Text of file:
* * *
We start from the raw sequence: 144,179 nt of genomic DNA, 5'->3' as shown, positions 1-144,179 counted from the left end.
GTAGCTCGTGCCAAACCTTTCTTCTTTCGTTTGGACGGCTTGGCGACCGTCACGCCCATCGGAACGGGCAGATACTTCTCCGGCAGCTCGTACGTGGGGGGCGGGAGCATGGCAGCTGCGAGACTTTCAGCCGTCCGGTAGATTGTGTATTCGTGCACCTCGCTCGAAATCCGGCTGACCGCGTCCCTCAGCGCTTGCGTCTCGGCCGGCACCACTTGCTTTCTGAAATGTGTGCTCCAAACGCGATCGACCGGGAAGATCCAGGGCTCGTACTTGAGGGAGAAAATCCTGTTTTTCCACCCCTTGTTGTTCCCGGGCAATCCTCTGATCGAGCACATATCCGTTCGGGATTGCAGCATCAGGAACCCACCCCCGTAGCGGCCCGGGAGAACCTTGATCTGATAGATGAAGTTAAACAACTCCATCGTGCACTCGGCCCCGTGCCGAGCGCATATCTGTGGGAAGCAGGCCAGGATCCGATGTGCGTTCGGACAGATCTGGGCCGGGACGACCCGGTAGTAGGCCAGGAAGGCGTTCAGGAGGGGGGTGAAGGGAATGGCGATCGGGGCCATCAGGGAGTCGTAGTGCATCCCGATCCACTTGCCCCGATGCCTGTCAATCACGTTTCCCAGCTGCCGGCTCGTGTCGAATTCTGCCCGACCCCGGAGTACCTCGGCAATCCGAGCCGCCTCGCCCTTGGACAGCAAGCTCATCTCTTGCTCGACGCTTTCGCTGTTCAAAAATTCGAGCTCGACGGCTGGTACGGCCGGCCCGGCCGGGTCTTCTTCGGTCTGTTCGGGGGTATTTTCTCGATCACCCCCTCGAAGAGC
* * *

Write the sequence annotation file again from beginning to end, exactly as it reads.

We start from the raw sequence: 144,179 nt of genomic DNA, 5'->3' as shown, positions 1-144,179 counted from the left end.
GTAGCTCGTGCCAAACCTTTCTTCTTTCGTTTGGACGGCTTGGCGACCGTCACGCCCATCGGAACGGGCAGATACTTCTCCGGCAGCTCGTACGTGGGGGGCGGGAGCATGGCAGCTGCGAGACTTTCAGCCGTCCGGTAGATTGTGTATTCGTGCACCTCGCTCGAAATCCGGCTGACCGCGTCCCTCAGCGCTTGCGTCTCGGCCGGCACCACTTGCTTTCTGAAATGTGTGCTCCAAACGCGATCGACCGGGAAGATCCAGGGCTCGTACTTGAGGGAGAAAATCCTGTTTTTCCACCCCTTGTTGTTCCCGGGCAATCCTCTGATCGAGCACATATCCGTTCGGGATTGCAGCATCAGGAACCCACCCCCGTAGCGGCCCGGGAGAACCTTGATCTGATAGATGAAGTTAAACAACTCCATCGTGCACTCGGCCCCGTGCCGAGCGCATATCTGTGGGAAGCAGGCCAGGATCCGATGTGCGTTCGGACAGATCTGGGCCGGGACGACCCGGTAGTAGGCCAGGAAGGCGTTCAGGAGGGGGGTGAAGGGAATGGCGATCGGGGCCATCAGGGAGTCGTAGTGCATCCCGATCCACTTGCCCCGATGCCTGTCAATCACGTTTCCCAGCTGCCGGCTCGTGTCGAATTCTGCCCGACCCCGGAGTACCTCGGCAATCCGAGCCGCCTCGCCCTTGGACAGCAAGCTCATCTCTTGCTCGACGCTTTCGCTGTTCAAAAATTCGAGCTCGACGGCTGGTACGGCCGGCCCGGCCGGGTCTTCTTCGGTCTGTTCGGGGGTATTTTCTCGATCACCCCCTCGAAGAGC